Set against the tremendous success that the Americans had with Skylab, the dismal losses of DOS-2, OPS-1 and DOS-3 severely disappointed the Kremlin. The case of DOS-3 was unforgivable. A special investigating Commission was formed, chaired by Vyacheslav Kovtunenko, who was a Deputy Chief Designer at KB Yuzhnoye. Its members included experts in guidance and control - most notably Academician Nikolay Pilyugin, who was a colleague of Sergey Korolev, a legendary member of the Council of Chief Designers, and therefore had decades of experience in the development of rocket guidance. The KGB conducted a parallel investigation. What particularly caught the attention of the Commission was the change in the plan and the order to perform the orientation of the station by using the thrusters at their maximum level. Given that ionic sensors were in use, this sealed the fate of DOS-3. At an academic level, the question was why it had been decided to use the ionosphere, which is an extremely unstable part of the atmosphere, for such a crucial orientation process. A great deal of data on the operation of the sensor in such conditions should have been collected before attempting to use it in this manner. Finally, the Commission was confused by the fact that there was not a Chief Designer for guidance systems in the TsKBEM's structure. The last-minute proposal to change the plan by operating the thrusters at their full power ought to have been put to such a Chief Designer who, knowing the implications, would certainly have refused. Dozens of people who were in one way or another linked to the debacle were questioned, ranging from the TsKBEM managers to the people whose actions or inactions directly caused the loss of the station. The tempestuous outburst from the Kremlin that followed the Commission's report was of a nature never before seen in Soviet cosmonautics - not even after the deaths of cosmonauts.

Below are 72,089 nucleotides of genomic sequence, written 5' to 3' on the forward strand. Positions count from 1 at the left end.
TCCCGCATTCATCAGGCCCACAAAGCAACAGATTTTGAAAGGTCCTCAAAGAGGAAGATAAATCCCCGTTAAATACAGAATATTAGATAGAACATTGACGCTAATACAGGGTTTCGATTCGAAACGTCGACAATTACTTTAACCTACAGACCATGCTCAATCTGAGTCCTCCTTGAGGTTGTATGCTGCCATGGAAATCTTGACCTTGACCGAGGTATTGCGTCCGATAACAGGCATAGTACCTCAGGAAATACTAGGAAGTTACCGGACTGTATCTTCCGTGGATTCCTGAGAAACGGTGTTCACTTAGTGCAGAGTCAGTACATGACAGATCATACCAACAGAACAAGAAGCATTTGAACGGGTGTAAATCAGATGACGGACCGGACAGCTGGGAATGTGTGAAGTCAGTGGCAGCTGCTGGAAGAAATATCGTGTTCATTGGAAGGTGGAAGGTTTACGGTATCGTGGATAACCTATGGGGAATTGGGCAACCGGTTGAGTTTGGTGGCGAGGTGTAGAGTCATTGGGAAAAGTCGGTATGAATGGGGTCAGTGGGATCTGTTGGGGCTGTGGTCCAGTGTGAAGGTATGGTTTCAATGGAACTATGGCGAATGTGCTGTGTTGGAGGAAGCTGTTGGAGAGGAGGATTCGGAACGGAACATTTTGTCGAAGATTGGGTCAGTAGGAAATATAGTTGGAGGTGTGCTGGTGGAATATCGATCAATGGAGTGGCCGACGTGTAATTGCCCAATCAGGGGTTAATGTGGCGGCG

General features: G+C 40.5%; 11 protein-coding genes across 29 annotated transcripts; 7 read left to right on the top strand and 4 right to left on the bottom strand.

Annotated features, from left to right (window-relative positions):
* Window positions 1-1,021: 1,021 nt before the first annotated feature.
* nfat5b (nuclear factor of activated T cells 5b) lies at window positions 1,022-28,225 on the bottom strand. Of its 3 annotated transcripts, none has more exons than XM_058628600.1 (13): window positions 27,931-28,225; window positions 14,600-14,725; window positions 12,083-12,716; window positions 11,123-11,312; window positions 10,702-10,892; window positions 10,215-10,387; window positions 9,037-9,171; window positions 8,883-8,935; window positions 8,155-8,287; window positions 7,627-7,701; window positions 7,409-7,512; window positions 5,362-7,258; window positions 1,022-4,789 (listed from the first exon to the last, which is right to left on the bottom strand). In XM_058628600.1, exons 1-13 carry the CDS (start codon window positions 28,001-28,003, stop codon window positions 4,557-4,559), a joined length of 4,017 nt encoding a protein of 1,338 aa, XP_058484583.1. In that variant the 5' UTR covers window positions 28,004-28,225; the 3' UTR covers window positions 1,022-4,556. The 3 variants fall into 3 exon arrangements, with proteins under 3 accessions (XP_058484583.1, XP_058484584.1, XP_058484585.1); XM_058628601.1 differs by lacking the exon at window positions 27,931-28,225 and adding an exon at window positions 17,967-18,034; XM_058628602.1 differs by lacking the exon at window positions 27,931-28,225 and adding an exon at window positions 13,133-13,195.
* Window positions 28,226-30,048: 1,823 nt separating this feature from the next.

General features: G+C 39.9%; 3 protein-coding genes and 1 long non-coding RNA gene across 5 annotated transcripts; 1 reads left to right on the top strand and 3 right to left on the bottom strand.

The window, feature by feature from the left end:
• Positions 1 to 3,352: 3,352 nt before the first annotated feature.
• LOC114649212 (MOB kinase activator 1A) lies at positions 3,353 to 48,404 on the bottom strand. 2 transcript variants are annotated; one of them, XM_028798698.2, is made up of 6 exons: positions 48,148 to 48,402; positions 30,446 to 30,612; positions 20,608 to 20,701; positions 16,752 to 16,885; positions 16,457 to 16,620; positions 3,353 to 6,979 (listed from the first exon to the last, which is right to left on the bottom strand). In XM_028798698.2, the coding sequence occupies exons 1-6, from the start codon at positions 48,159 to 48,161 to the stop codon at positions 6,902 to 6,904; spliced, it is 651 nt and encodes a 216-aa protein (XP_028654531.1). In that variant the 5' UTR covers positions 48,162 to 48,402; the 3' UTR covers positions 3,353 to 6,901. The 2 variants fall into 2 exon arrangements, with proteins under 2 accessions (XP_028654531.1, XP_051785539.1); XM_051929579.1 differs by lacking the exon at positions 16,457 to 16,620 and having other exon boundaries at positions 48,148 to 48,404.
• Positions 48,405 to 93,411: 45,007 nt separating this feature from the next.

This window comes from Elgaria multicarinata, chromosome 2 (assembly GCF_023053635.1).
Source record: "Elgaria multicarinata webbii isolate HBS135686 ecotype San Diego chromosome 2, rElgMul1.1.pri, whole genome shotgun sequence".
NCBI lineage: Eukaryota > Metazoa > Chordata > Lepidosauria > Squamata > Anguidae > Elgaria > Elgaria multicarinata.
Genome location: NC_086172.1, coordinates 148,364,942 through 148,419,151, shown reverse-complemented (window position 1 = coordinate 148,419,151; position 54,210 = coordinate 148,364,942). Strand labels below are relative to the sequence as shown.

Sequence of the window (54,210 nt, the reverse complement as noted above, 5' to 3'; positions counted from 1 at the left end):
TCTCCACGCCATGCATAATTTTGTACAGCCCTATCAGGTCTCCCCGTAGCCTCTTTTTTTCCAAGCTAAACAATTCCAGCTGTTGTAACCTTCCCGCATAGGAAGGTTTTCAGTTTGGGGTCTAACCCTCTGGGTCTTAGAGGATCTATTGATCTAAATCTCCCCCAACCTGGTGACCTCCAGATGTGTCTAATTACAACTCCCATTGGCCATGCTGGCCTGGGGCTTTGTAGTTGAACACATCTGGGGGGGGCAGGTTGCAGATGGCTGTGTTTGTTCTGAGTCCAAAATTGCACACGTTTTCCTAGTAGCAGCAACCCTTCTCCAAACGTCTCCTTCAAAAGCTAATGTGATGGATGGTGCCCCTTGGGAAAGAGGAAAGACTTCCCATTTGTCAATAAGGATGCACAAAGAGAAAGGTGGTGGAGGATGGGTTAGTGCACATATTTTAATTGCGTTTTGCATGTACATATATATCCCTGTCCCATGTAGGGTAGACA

The burden of blame fell on Yakov Tregub, the DOS-3 flight director. On being urged to leave the TsKBEM, he transferred to the design bureau which had built the Igla automatic docking system. Ex-cosmonaut Aleksey Yeliseyev was appointed in his place, and proceeded to completely revise the organisation and structure of the mission control operation. In addition to transferring the technical facilities from the Army to the TsKBEM, it was decided to create a new TsUP in Kaliningrad, not far from the TsKBEM.8 After this became fully operational in early 1975, the facility in Yevpatoriya was used only for military space missions.
Also criticised was Boris Raushenbakh, who led the group that developed control and guidance systems. When one of his engineers said that modelling indicated that it would be better to perform the DOS-3 orientation process with the thrusters set at maximum power in order to complete the task as rapidly as possible, Raushenbakh had verbally agreed. When this engineer (whose identity remains unreported) made the suggestion to Tregub, he ordered the revision. Raushenbakh was relieved of his duties and replaced by Viktor Legostayev. Although Raushenbakh was retained as a consultant, he found this unacceptable and soon left the TsKBEM. His boss Boris Chertok was in charge of the general development of control and guidance systems, and received instructive admonition from both Minister Afanasyev of the MOM and the Communist Party organisation at the TsKBEM. Disciplinary measures were also taken against others involved in developing the ionic orientation system, as well as those from the TsKBEM and the Army who were at the TsUP and whose actions or inactions directly contributed to the loss of the station.